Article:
Chronic thromboembolic pulmonary hypertension (CTEPH) is categorized as group IV in the WHO classification for pulmonary hypertension. The disease requires a very low index of suspicion for identification and needs a special diagnostic approach utilizing clinical, radiological, and hemodynamic tools. As CTEPH is potentially curable, all efforts should be consumed to reach the accurate diagnosis and subsequently evaluated for operability.Although pulmonary endarterectomy (PEA) is the only curative tool so far, recent updates concerning medical and interventional therapy have made significant advances in inoperable patients.In this review, we provide a detailed discussion on diagnostic algorithm, surgical operability criteria, PEA, and the medical therapy.
Pulmonary hypertension (PH) in the Intensive Care Unit (ICU) may be due to preexisting pulmonary vascular lung disease, liver disease, or cardiac diseases. PH also may be caused by critical illnesses, such as acute respiratory distress syndrome (ARDS), acute left ventricular dysfunction and pulmonary embolism, or may occur after cardiac or thoracic surgery. Regardless of the underlying cause of PH, the final common pathway for hemodynamic deterioration and death is RV failure, which is the most challenging aspect of patient management. Therapy is thus aimed at acutely relieving RV overload by decreasing PVR and reversing RV failure with pulmonary vasodilators and inotropes.
Portopulmonary hypertension (POPH) is defined as pulmonary arterial hypertension (PAH) complicated by portal hypertension, with or without advanced hepatic disease. Significant percentage of patients with cirrhotic liver disease has high cardiac output and subsequently elevated pulmonary arterial pressures (PAP). However, patients with POPH develop a progressive increase in pulmonary vascular resistance (PVR), which is generally lower than that observed in other forms of PAH. The prognosis of untreated patients with POPH is very poor and the outcome of liver transplant (LT) in those patients is determined by the degree of severity of the associated pulmonary hemodynamics.In this narrative review, we describe the clinical presentation of POPH, the pathobiology, and the clinical implication of pulmonary hemodynamics. We also provide evidence-based recommendations for the diagnosic and management approaches of POPH.
There is scant published data about pulmonary hypertension (PH) from the developing countries. True prevalence of the disease, its biology, etiology and response to treatment are not well known, and they are likely to be somewhat different from that of the developed countries. In this review, we will discuss the main challenges for managing PH in developing countries and propose real-life recommendations to deal with such difficulties.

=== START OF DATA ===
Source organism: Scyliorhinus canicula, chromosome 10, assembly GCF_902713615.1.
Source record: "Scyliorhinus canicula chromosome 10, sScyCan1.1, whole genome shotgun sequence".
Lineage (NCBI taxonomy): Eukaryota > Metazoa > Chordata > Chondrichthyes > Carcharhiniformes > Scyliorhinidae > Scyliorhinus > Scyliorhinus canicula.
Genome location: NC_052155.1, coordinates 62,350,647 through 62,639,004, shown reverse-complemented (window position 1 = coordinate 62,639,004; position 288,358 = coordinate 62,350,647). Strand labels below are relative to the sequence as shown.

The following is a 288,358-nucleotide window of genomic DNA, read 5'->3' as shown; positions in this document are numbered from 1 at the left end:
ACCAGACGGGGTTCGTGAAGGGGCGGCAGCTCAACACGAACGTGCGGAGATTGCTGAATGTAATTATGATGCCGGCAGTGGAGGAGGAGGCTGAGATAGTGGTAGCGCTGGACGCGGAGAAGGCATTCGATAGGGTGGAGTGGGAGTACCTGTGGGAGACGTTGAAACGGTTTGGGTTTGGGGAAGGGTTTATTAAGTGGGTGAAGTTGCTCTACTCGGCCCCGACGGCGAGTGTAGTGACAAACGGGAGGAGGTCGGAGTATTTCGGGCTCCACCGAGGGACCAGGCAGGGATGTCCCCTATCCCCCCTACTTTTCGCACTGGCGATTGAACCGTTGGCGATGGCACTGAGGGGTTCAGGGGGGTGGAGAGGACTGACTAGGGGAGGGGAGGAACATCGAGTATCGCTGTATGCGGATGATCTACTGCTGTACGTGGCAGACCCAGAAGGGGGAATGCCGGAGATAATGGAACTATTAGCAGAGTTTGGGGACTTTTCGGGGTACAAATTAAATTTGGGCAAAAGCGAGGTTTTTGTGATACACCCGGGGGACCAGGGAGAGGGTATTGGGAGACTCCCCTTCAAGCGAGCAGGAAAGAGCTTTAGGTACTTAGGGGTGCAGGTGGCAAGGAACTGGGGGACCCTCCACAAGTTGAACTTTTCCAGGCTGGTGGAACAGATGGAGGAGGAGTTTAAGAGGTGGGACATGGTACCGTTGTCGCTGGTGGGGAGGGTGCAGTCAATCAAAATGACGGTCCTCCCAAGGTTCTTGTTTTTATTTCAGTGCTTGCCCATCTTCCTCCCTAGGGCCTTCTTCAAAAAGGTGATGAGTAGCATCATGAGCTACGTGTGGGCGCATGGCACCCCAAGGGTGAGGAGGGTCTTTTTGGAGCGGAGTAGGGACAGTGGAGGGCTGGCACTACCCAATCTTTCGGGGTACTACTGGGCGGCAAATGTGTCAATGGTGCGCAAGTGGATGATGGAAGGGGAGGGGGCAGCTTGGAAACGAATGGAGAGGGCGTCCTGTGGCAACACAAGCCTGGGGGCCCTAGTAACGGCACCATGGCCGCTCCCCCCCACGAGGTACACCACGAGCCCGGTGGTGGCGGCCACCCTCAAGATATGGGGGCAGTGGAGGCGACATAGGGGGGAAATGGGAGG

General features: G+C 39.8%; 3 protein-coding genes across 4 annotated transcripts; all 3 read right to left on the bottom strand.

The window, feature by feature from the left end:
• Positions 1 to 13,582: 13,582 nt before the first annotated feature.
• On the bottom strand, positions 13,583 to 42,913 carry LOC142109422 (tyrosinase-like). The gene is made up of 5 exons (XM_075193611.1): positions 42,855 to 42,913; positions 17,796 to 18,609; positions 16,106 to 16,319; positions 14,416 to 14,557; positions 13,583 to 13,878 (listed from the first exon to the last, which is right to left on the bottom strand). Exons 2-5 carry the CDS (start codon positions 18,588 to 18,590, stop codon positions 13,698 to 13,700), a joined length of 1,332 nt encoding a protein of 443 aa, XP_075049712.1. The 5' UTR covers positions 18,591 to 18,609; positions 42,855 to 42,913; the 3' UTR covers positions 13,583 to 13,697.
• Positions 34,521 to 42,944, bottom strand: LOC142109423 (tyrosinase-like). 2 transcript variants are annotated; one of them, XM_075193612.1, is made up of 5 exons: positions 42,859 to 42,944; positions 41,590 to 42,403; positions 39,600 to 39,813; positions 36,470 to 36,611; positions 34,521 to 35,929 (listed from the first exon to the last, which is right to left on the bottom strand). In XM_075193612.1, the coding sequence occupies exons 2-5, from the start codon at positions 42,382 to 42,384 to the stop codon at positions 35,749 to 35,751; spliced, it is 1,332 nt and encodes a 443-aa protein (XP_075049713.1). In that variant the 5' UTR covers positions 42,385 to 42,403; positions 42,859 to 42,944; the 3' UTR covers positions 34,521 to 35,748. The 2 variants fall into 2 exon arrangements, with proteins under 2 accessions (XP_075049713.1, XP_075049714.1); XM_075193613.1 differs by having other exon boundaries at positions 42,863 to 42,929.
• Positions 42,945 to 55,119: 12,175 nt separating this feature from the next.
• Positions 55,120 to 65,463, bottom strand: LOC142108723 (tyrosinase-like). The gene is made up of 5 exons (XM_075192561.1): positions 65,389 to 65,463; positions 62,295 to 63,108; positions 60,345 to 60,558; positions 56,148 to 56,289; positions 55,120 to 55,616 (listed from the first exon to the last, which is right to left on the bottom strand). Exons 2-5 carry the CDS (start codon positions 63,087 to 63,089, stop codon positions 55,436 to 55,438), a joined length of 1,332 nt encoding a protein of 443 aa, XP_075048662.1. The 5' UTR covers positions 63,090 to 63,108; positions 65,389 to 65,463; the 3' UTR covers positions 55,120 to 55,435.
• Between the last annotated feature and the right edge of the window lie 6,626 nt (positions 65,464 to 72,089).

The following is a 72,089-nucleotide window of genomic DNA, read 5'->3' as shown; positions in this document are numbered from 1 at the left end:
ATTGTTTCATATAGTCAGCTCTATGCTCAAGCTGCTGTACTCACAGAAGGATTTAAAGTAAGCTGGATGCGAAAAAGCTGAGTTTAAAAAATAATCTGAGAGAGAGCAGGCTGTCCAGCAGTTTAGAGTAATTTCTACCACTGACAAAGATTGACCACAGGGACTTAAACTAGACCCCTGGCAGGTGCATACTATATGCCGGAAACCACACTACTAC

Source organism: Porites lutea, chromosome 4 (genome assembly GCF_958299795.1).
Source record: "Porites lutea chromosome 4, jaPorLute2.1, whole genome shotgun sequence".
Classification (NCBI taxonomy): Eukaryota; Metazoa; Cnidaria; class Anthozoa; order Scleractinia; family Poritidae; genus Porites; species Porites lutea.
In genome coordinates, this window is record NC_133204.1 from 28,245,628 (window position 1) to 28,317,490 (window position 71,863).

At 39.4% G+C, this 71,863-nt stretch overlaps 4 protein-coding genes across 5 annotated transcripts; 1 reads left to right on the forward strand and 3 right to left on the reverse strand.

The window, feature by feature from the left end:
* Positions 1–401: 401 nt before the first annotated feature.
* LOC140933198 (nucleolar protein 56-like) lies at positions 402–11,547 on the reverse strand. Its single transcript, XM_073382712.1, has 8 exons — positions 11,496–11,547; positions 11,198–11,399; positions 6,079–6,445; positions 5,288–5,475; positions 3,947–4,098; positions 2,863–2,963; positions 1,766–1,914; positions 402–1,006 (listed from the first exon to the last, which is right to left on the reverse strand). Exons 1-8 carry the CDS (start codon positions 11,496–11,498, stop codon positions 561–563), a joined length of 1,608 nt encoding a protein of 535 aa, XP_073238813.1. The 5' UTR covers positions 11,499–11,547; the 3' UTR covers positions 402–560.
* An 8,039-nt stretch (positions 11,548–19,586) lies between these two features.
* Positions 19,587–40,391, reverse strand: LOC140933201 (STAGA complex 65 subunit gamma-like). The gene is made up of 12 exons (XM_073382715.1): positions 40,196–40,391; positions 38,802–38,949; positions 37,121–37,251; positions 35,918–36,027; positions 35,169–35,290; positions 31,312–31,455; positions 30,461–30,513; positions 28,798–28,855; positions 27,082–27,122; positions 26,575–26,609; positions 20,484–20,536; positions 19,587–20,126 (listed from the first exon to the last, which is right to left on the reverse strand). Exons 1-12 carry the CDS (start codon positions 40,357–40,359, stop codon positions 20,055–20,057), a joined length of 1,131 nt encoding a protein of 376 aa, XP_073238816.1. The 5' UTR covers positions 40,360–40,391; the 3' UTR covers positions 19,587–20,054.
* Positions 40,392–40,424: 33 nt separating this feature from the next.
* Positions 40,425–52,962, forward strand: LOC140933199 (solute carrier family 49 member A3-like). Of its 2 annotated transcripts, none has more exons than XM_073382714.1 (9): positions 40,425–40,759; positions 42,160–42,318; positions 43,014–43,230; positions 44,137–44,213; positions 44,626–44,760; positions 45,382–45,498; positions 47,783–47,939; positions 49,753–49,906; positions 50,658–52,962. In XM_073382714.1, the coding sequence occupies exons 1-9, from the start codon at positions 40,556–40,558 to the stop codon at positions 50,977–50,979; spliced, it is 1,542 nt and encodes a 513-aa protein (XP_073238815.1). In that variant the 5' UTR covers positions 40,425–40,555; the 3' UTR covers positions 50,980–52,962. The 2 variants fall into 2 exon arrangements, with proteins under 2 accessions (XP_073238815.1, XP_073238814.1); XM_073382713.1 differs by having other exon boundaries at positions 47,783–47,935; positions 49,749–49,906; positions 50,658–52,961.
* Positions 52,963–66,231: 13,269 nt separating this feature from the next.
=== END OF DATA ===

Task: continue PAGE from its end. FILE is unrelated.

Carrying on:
Treatment of pulmonary hypertension (PH) patients is challenging and should only be initiated after a comprehensive diagnostic evaluation. Such treatment should ideally be done in specialized centers with full capability for hemodynamic measurements, having access to a broad range of PAH therapies, and adequate experience in the management of critically ill patients.The following discussion is intended to review the general measures and the non-specific (supportive) therapy used in managing PH patients, while the specific therapy will be discussed in a subsequent different article.
Pregnancy in pulmonary hypertension (PH) is known to be associated with high morbidity and mortality. The physiological changes occur during normal pregnancy, such as increase blood volume and cardiac output (CO) may be detrimental in PH patients. Several practice guidelines advise against pregnancy and even recommend termination of pregnancy. Occasionally PH may be diagnosed for the first time during pregnancy, as stress of pregnancy can unmask previously undiagnosed PH in an asymptomatic individual.This narrative review provides a detailed discussion about the physiologic parameters associated in pregnancy and their negative effect on the right ventricle. It also gives practical evidence-based recommendations about different management issues in PH pregnant patients.
Chronic lung diseases are common causes of pulmonary hypertension. It ranks second after the left heart disease. Both obstructive and restrictive lung diseases are know to cause pulmonary hypertension. The pathophysiology of the disease is complex, and includes factors affecting the blood vessels, airways, and lung parenchyma. Hypoxia and the inhalation of toxic materials are another contributing factors. Recent guidelines have further clarified the association between pulmonary hypertension and chronic lung disease and made general guidelines concerning the diagnosis and management.In this article, we will provide a detailed revision about the new classification and give general recommendations about the management of pulmonary hypertension in chronic lung diseases.
Pulmonary hypertension (PH) due to left heart disease is the most common cause of pulmonary hypertension in the western world. It is classified as WHO PH group II. Different pathophysiologic abnormalities may take place in this condition, including pulmonary venous congestion and vascular remodeling. Despite the high prevalence of WHO group 2 PH, the major focus of research on PH over the past decade has been on WHO group 1 pulmonary arterial hypertension (PAH). Few investigators have focused on WHO group 2 PH; consequently, the pathophysiology of this condition remains poorly understood, and no specific therapy is available. Clinical and translational studies in this area are much needed and have the potential to positively affect large numbers of patients. In this review, we provide a detailed discussion upon the pathophysiology of the disease, the recent updates in classification, and the diagnostic and therapeutic algorithms.